• Tribology has evolved into a bona fide field of research and technology since 1966, when a group of industrialists in England coined the term with assistance from an editor of the Oxford English Dictionary.
  • The Oxford English Dictionary defines tribology as, "The branch of science and technology concerned with interacting surfaces in relative motion and with associated matters (as friction, wear, lubrication, and the design of bearings). " In 1968, H.P. Jost, in the February 8, 1968, issue of the New Scientist states, "After consultation with the English Dictionary Department of the Oxford University Press, we chose the term 'tribology'."
  • Many tribologists devote themselves to uncovering the fundamental chemical and physical dramas that underlie good and bad lubrication, friction, and wear.
  • They are relying on new tools like friction-force microscopes, that can examine surfaces down to the molecular level, now known as nanotribology.
  • Transmissions are just one place where tribology makes a difference in the automotive industry.
  • Other items on the agenda include controlling brake noise and wear, reducing internal friction in engines, and increasing the productivity, part quality, and energy efficiency of production machinery.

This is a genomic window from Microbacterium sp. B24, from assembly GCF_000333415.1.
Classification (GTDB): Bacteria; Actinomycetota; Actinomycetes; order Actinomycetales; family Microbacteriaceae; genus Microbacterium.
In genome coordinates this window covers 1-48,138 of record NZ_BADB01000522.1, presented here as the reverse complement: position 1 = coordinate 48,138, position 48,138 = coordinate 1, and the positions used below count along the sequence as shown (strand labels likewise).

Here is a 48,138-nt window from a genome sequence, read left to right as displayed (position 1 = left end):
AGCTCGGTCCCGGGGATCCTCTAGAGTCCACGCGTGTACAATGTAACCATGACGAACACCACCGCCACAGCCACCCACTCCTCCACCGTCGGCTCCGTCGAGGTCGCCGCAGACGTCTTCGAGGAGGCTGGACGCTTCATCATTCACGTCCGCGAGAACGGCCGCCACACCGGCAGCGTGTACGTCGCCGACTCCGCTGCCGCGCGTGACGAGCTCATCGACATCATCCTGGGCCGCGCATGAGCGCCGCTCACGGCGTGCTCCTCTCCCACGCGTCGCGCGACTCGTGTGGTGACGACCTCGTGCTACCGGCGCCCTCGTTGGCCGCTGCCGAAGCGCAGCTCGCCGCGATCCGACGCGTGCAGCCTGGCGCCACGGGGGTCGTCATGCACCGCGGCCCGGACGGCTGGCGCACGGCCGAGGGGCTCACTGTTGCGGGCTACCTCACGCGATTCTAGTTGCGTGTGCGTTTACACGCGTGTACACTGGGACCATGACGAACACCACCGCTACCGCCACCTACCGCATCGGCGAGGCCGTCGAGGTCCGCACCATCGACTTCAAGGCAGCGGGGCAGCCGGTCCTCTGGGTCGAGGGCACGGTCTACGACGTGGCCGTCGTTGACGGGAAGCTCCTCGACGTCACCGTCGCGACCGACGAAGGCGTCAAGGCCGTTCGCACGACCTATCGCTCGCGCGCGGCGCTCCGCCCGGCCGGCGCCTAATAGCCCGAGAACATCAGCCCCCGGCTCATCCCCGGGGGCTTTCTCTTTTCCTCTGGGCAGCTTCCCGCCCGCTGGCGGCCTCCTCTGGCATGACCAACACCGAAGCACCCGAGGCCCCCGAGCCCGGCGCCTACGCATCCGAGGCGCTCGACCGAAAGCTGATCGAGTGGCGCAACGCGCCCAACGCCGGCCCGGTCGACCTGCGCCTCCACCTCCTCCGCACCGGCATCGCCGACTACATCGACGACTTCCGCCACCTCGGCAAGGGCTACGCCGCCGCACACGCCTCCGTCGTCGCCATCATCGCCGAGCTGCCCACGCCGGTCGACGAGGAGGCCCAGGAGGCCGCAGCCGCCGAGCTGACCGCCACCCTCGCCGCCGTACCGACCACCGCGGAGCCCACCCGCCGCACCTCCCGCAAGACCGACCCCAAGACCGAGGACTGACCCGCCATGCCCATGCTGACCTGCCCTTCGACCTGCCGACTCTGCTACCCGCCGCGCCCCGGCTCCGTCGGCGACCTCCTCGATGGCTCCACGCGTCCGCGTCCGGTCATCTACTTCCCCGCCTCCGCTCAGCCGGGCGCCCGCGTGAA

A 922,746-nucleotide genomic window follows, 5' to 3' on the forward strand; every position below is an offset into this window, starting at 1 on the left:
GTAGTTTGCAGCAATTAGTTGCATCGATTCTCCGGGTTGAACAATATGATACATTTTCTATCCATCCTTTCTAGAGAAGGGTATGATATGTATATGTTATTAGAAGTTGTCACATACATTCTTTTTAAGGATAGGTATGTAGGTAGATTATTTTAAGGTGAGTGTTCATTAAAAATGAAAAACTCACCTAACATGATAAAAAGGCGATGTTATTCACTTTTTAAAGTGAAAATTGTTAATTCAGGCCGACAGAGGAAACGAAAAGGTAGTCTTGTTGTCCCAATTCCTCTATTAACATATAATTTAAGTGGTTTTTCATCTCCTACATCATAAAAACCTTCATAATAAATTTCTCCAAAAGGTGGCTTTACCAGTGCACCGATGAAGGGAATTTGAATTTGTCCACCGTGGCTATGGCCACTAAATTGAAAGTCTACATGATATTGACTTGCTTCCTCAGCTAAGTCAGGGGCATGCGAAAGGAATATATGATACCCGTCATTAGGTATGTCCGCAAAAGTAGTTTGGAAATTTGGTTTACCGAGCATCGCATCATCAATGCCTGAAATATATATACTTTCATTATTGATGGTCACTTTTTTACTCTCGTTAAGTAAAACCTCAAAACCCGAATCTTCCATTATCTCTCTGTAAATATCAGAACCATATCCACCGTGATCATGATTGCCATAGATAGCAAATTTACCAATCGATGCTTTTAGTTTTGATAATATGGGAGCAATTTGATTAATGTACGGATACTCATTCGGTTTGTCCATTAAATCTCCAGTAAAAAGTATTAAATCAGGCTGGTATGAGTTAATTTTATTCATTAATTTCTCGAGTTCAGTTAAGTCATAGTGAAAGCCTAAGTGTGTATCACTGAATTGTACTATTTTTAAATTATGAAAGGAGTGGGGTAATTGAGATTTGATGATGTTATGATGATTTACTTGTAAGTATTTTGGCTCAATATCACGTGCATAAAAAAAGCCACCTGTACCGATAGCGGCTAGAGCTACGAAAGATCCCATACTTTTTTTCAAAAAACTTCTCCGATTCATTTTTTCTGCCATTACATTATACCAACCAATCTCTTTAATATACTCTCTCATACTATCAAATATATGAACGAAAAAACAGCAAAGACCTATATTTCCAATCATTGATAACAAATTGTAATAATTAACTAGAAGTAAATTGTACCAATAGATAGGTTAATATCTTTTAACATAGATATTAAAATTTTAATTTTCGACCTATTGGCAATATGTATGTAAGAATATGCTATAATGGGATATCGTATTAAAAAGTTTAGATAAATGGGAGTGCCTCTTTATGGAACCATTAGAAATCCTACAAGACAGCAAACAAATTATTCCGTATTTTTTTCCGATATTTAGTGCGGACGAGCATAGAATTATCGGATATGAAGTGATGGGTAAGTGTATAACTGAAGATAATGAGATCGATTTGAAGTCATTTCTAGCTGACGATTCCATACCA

• The "tribology tribe" points proudly to its crucial role in the thirty-billion dollar-a-year data-storage industry.
  • When it comes to surfaces in motion, this is an especially harrowing arena; yet, it's through tribological know-how that makers of hard-disk drives have been able to squeeze more and more data into less and less space.
  • The head that reads and writes information to and from a hard disk flies about 50 to 100 nanometers above the disk surface. That's about one-thousandth the width of a human hair.
  • Meanwhile, the disk typically spins beneath the head at about ten to twenty meters per second.
  • Woody Monroy, head of corporate communications for Seagate Technology, which makes disk drives, says that in terms of speed and clearance, it's the equivalent of an F-16 jet fighter plane flying one-sixty second of an inch [less than one millimeter] above the ground, counting blades of grass as it goes, at Mach 813 (or 813 times the speed of sound).
  • There are many reasons computers go down, but one of the most dreaded is when the head assembly literally crashes into the spinning disk's surface, tearing up and destroying precious data.
  • It's a tribological triumph that, despite all the hazards, vulnerabilities, and abuse by users, most storage systems operate fine most of the time because of proper coatings.
  • The first protective layer is at most twenty nanometers thick. One leading-edge tribo-tactic is to fiddle with the molecular structure of the thin lubrication layer on top of the disk (nanotribology?).
  • Tribologists have plenty of challenges to keep them busy, but it's all part of making disk drives and economies run smoothly.
—"Better Ways to Grease Industry's Wheels," by Ivan Amato;
Fortune, September 28, 1998.

Pointing to a page about tribology The list of tribology words.

Pointing to a page about tribology Information about nanotribology.